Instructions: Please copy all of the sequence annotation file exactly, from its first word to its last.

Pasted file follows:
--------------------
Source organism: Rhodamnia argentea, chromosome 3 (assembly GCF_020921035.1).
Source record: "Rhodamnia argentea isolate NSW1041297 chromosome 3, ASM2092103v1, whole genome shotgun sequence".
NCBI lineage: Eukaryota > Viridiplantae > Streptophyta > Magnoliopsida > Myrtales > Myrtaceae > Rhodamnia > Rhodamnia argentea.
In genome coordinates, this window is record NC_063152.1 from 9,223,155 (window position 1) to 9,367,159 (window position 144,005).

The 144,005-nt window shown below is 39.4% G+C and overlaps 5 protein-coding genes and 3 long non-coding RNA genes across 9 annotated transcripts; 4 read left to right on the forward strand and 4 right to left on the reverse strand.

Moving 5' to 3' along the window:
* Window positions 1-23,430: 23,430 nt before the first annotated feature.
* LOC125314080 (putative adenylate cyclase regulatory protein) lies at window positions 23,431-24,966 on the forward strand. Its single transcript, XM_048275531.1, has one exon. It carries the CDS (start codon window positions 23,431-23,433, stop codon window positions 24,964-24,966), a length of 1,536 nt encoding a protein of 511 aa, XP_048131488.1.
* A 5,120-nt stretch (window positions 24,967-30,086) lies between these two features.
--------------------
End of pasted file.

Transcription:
Source organism: Rhodamnia argentea, chromosome 3 (assembly GCF_020921035.1).
Source record: "Rhodamnia argentea isolate NSW1041297 chromosome 3, ASM2092103v1, whole genome shotgun sequence".
NCBI lineage: Eukaryota > Viridiplantae > Streptophyta > Magnoliopsida > Myrtales > Myrtaceae > Rhodamnia > Rhodamnia argentea.
In genome coordinates, this window is record NC_063152.1 from 9,223,155 (window position 1) to 9,367,159 (window position 144,005).

The 144,005-nt window shown below is 39.4% G+C and overlaps 5 protein-coding genes and 3 long non-coding RNA genes across 9 annotated transcripts; 4 read left to right on the forward strand and 4 right to left on the reverse strand.

Moving 5' to 3' along the window:
* Window positions 1-23,430: 23,430 nt before the first annotated feature.
* LOC125314080 (putative adenylate cyclase regulatory protein) lies at window positions 23,431-24,966 on the forward strand. Its single transcript, XM_048275531.1, has one exon. It carries the CDS (start codon window positions 23,431-23,433, stop codon window positions 24,964-24,966), a length of 1,536 nt encoding a protein of 511 aa, XP_048131488.1.
* A 5,120-nt stretch (window positions 24,967-30,086) lies between these two features.